In the middle of two huge blockbuster deadline trades, a mini blockbuster was completed. As first reported by John Heyman of CBS Sports, The Red Sox sent John Lackey to the Cardinals for Allen Craig and Joe Kelly.
John Lackey was having a very good year in Boston. He currently has a 3.60 ERA with a FIP to match, and is striking out 7.6 per nine innings. In fact, these numbers are almost exactly equal to his numbers last year.
The change in leagues alone will give him a boost in his numbers. He’s no longer facing a DH and gets to face a pitcher 3-plus times a game. But he also gets a change in the competition and parks he will be pitching in. I know the AL east wasn’t what it once was, but Baltimore and Toronto have top offenses in the game and pitching in Yankee Stadium is never easy.
He now goes to a division with three of the worst offenses in baseball (Yes, one of them is his new team). To see what this looks like, take a look at what his next six starts schedule out to be (assuming he starts in the Cardinals rotation when I’m hearing he will)
- Red Sox at Home (Wow, that will be exciting)
- Orioles in Baltimore
- Padres at Home
- Reds at Home
- Pirates at home
- Cubs at Home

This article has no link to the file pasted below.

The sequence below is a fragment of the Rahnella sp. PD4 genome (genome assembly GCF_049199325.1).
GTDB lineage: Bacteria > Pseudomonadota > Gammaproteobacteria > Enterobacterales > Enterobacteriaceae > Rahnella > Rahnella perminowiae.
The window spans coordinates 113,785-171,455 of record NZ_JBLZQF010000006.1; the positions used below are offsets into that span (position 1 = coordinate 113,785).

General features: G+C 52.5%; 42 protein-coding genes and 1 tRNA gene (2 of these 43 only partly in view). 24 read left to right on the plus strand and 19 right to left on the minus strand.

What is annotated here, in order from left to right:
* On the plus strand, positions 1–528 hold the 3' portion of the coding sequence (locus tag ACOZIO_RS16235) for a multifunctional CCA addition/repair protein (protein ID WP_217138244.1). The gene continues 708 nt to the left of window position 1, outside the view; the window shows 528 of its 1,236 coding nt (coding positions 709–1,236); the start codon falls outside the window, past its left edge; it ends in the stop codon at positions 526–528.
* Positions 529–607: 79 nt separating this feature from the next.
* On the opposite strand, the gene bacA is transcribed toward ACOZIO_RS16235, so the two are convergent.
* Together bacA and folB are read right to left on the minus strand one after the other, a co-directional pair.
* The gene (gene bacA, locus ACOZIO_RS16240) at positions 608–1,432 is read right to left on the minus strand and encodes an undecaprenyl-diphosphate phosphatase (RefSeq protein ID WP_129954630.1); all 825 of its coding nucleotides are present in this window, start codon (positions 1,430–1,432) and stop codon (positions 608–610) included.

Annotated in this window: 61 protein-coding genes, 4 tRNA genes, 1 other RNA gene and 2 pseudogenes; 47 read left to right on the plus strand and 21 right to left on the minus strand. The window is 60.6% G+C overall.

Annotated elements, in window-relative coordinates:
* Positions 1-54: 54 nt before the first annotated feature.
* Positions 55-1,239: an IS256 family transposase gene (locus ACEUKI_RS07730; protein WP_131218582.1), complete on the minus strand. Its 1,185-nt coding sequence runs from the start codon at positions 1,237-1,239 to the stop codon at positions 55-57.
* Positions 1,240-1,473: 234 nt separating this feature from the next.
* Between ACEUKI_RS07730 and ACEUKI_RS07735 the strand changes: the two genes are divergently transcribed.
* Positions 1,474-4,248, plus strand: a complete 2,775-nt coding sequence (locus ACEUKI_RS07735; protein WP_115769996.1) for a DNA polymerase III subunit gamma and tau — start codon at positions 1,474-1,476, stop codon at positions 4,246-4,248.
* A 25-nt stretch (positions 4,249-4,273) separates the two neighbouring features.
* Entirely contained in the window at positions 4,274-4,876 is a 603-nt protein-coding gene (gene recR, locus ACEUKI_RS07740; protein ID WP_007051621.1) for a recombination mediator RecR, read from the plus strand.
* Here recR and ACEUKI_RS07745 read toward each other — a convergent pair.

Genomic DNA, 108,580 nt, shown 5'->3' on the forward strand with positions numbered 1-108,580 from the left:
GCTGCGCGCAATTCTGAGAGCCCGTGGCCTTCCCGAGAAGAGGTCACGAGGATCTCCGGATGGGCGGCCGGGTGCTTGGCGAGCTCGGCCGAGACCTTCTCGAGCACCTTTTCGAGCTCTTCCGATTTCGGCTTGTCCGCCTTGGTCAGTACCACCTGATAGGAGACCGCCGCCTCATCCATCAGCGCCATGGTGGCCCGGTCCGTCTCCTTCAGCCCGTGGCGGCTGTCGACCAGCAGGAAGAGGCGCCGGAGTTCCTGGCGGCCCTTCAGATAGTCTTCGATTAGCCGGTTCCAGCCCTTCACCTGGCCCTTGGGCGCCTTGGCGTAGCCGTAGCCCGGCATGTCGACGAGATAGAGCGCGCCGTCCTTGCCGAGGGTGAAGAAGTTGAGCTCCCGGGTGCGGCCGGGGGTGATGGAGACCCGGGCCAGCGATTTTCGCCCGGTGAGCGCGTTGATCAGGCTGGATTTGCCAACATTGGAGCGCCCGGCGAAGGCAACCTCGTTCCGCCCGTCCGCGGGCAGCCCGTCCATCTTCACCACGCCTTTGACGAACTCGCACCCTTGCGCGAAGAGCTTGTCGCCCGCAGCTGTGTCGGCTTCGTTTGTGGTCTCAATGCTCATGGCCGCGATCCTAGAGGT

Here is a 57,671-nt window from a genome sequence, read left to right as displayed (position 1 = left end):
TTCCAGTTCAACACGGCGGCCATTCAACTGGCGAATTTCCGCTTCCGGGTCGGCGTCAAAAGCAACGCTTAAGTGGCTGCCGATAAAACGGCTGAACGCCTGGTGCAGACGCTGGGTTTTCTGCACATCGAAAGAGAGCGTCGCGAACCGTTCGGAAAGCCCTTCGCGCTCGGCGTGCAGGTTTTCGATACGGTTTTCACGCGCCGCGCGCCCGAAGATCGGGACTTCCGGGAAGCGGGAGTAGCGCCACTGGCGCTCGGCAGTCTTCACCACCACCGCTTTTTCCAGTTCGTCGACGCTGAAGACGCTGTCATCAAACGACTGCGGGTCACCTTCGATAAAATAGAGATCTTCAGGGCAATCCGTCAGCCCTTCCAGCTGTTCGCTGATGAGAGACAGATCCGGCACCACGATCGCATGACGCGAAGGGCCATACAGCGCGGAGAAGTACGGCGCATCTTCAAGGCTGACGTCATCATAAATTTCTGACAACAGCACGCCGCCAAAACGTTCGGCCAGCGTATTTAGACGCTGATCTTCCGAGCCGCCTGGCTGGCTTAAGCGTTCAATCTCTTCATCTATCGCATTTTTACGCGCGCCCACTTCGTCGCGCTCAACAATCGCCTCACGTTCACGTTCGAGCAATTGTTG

Four of those teams are in the bottom six worst offenses in the league. Baltimore is the only offense that worries you at all. For comparison, look at his last six starts for the Red Sox.
- Mariners in Seattle
- Yankees in New York
- Baltimore at Home
- Astros in Houston
- Blue Jays in Toronto
- Rays in Tampa (In the midst of their hot streak).
Only one of those teams is in those bottom six offenses. Two of them are top ten offenses in baseball, and four of them were in great parks for offense. This is a good illustration of the change in competition and parks Lackey is looking at from this change.
He also has this going for him: His career regular season ERA against the NL is 3.07 with just under a strikeout per inning.
So, Lackey goes from facing big tough AL DH’s to facing NL pitchers, from some of the best hitters ballparks to pitchers ballparks, and from some of the strongest offenses, to some of the weakest. This should all give him a big boost in his numbers. I wouldn’t be surprised if he was a 3.00 ERA pitcher with almost a strikeout per inning over the final two months of the season.